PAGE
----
Despite being able to swim in the very cold water of the nearby bay, he reported catching his first lice, and being unable to sleep because of the extreme cold. By 18th June, the lice were "breeding in the most alarming manner.", while shell fire and shrapenel caused continual casualties, even down on the beach and in the water, where Frank had "a narrow escape" in one attack.
Long bombardments in the trenches killed more and gave everyone very "disturbed nights", in the great heat of mid-summer. "Water is getting terribly scarce and flies are awful." The food too became a great problem, with little fresh meat. Many men were constantly suffering from dysentery.
The war grinds on, with Frank having dysentery or food poisoning, busy plotting plans of the Australian positions, spending 24 hour stints in the trenches followed immediately by 24 hour stints sapping, By 7th July, "it has been ascertained that the Turks have got a supply of gases but we all have respirators and fear them not. Had charge of our section of trenches as Mr. Rowan (Frank's senior) is not well enough. The night was a very nervous one, and an expected attack did not come off." Next day, "there is a report about that cholera has broken out in the Turkish lines so every care is being taken here. Evidently the Turks have brought up some guns from Achi-baba and are giving us the advantage of them."
On 9th July, while in the trenches for 24 hours, "at 6 p.m. received instructions to proceed with Mr. Jackson to take accurate bearings of Snipers Ridge, for the use of the naval authorities. It was most risky work and we both narrowly escaped being sniped. The way our orderly room mutilates their messages is awful." On 10th July, "tried to have a swim but the snipers successfully kept everyone out of the water. The weather is getting hot again and as soon as Achi-baba is settled the better, as there is a tremendous lot of sickness." Cholera had indeed broken out among the Turks, so everyone was inoculated and felt very sore, compounding the sleepless nights waiting for attacks that did not materialise. Meanwhile, "our trench is almost untenable" with even the flies preventing any sleep.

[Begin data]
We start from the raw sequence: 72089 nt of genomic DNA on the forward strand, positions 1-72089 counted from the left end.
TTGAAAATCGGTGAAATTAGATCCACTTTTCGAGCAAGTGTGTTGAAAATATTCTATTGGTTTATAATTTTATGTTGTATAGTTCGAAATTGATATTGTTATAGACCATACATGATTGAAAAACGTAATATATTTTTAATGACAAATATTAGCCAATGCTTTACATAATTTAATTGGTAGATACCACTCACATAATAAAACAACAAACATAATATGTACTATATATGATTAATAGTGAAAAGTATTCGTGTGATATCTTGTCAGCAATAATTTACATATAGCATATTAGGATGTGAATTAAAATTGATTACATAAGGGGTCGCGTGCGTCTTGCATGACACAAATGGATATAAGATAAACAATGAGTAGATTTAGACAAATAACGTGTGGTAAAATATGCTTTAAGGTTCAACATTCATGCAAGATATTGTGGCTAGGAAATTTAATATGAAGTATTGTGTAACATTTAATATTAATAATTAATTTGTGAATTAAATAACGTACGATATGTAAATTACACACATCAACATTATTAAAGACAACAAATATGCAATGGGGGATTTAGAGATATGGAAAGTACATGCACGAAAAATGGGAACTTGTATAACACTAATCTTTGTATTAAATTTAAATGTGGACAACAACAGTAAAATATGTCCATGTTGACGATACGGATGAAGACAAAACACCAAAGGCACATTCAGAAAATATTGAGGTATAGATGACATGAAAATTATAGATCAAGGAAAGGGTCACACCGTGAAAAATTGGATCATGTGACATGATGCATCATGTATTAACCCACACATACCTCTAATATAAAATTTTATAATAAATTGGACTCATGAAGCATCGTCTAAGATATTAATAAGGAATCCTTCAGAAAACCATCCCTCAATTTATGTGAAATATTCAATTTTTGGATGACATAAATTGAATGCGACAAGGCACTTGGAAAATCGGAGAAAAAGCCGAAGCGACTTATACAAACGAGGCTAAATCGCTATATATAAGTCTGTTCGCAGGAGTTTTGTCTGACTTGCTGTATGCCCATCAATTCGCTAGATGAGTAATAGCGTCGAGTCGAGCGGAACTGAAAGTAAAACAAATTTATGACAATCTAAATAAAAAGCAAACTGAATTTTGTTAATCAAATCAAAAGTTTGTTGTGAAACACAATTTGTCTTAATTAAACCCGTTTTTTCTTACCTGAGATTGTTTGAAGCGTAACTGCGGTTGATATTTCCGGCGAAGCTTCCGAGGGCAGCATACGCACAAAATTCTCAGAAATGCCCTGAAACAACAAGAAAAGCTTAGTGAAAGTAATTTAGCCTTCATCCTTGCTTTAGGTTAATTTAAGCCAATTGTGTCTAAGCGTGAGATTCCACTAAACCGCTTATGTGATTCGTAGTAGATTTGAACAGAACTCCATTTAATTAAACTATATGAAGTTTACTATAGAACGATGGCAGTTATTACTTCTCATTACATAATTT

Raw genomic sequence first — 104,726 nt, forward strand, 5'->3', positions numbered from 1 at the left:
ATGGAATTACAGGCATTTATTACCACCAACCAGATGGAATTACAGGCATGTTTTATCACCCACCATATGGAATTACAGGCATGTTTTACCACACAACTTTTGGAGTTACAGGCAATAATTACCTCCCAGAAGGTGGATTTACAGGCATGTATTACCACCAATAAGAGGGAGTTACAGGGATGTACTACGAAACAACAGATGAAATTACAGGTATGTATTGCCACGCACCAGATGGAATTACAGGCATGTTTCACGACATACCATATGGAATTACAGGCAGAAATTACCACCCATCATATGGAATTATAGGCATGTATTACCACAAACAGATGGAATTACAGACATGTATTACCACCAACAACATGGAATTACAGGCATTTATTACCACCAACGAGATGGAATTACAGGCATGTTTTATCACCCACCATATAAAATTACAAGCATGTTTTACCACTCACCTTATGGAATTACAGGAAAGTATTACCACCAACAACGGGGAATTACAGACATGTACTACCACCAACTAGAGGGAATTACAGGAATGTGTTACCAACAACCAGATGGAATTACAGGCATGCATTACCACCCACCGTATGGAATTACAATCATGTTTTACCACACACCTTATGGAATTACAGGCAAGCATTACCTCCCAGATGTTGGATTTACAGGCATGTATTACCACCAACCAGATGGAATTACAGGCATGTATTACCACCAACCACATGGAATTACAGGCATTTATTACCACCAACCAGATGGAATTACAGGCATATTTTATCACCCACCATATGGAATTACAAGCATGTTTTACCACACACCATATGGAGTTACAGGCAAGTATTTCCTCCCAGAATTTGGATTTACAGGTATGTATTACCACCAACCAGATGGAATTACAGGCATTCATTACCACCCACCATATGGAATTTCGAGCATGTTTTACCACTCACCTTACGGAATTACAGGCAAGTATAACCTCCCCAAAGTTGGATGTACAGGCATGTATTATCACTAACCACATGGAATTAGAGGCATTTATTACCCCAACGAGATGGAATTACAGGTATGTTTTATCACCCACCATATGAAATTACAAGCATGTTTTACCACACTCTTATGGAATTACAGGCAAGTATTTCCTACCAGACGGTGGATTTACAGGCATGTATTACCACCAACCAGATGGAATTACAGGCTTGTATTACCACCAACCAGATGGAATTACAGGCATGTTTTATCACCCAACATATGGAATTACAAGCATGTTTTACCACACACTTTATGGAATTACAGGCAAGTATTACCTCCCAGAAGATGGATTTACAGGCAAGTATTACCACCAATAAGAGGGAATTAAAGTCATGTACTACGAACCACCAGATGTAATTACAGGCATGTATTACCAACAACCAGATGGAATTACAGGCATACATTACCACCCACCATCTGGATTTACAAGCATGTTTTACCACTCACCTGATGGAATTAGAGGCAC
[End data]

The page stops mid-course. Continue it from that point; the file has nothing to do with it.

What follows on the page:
By 20th July, "Mr. Rowan told me that the Turks had received 100,000 reinforcements and that a concerted attack on our position was likely to take place any night. We are making great preparations for defence.. It is expected they will use gas & liquid fire. Pleasant things to look forward to." Next morning, "came out of the trenches very tired, and we were busy all day with one thing or another. As soon as it became dark, I went out with 20 men and erected entanglements in front of our trenches finishing at 3 a.m." The attack did not take place the following day but everyone was so "on the qui vive that we'll all be knocked out for want of sleep.The work in the trenches was most nerve-racking, and greater portion of the night was spent clearing scrub for a good field of fire" - all while Frank was coping with serious dysentery.
By 29th July, "Absolutely nothing doing and am developing beastly liver. Everything gets on my nerves."
By the end of July, Frank was sent to estimate the number of men needed in their new trenches at Russells Top and to "make a sketch of our position, which is an awful one, the stench being awful." "Our new position is a perfect cow, plenty of bombs and dead Turks. We relieved the N(ew) Z(ealanders) in the firing line. 3 casualties." 1st August - "Very weary day in the trenches and we were most thankful to be relieved."
(Frank Anderson's account of his war experiences in 1915 as an Anzac fighting in Gallipoli will continue in Part 3, the next post in this blog.)
I have recently been feeling that I have little time nor energy to create art - care-giving has rather taken over life for a while. However I got a timely jolt yesterday as I watched the PBS documentary that Rick Meyer created,The Ghost Army.
The documentary chronicled the deceptions practised by a total of 1,100 creative G.I.s, who formed the 23rd Headquarters Special Troops to mislead the Germans about troop movements and points of attack as the Allies advanced towards the Rhine after D-Day, 1944. Using camouflage, inflatable tanks and other war materiel, acoustics and phony radio traffic, these inventive men created such convincing "information" that the Germans were frequently mistaken in their assessments of where the Allies were advancing, where they were planning to attack, how many troops were in the area, etc. Most of the G.I.s involved came from artistic backgrounds - many straight from art or architecture school - and after the war, many of them would have successful careers in fashion, photography or art. Among them were fashion designer Bill Blass, painter Ellsworth Kelly and photographer Art Kane.
What impressed me as I watched the fascinating programme was that here were artists in the thick of war, under orders and often in very complicated and stressful circumstances. And yet, and yet, they were still passionate artists. They took with them to France and beyond small painting blocs, drawing paper, watercolours, pen and ink, pencils – whatever they could. Whenever they could snatch a few moments, they drew and painted. No excuses for weariness, stress, lack of time. They kept on drawing and painting, in the French villages, during a brief time in liberated Paris, during operations.